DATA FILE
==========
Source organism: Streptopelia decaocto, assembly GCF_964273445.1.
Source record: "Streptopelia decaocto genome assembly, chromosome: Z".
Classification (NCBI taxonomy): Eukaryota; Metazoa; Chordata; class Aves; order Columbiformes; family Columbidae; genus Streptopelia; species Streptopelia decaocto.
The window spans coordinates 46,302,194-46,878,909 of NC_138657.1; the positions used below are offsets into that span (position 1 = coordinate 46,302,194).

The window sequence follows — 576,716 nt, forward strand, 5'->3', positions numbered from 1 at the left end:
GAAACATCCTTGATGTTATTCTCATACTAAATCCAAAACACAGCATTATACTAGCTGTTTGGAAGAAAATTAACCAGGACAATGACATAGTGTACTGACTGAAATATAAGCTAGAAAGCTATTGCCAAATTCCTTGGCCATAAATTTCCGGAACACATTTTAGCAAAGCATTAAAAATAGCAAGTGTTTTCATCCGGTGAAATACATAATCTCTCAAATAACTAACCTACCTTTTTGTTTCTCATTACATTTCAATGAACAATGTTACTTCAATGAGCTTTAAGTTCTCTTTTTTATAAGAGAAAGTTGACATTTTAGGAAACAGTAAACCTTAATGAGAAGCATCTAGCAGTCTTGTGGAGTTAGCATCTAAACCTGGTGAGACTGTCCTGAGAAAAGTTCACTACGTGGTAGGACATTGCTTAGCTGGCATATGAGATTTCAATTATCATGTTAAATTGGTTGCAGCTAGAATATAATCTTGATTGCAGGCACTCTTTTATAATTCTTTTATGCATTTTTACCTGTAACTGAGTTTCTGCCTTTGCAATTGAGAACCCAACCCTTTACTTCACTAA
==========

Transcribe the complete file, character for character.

Source organism: Streptopelia decaocto, assembly GCF_964273445.1.
Source record: "Streptopelia decaocto genome assembly, chromosome: Z".
Classification (NCBI taxonomy): Eukaryota; Metazoa; Chordata; class Aves; order Columbiformes; family Columbidae; genus Streptopelia; species Streptopelia decaocto.
The window spans coordinates 46,302,194-46,878,909 of NC_138657.1; the positions used below are offsets into that span (position 1 = coordinate 46,302,194).

The window sequence follows — 576,716 nt, forward strand, 5'->3', positions numbered from 1 at the left end:
GAAACATCCTTGATGTTATTCTCATACTAAATCCAAAACACAGCATTATACTAGCTGTTTGGAAGAAAATTAACCAGGACAATGACATAGTGTACTGACTGAAATATAAGCTAGAAAGCTATTGCCAAATTCCTTGGCCATAAATTTCCGGAACACATTTTAGCAAAGCATTAAAAATAGCAAGTGTTTTCATCCGGTGAAATACATAATCTCTCAAATAACTAACCTACCTTTTTGTTTCTCATTACATTTCAATGAACAATGTTACTTCAATGAGCTTTAAGTTCTCTTTTTTATAAGAGAAAGTTGACATTTTAGGAAACAGTAAACCTTAATGAGAAGCATCTAGCAGTCTTGTGGAGTTAGCATCTAAACCTGGTGAGACTGTCCTGAGAAAAGTTCACTACGTGGTAGGACATTGCTTAGCTGGCATATGAGATTTCAATTATCATGTTAAATTGGTTGCAGCTAGAATATAATCTTGATTGCAGGCACTCTTTTATAATTCTTTTATGCATTTTTACCTGTAACTGAGTTTCTGCCTTTGCAATTGAGAACCCAACCCTTTACTTCACTAA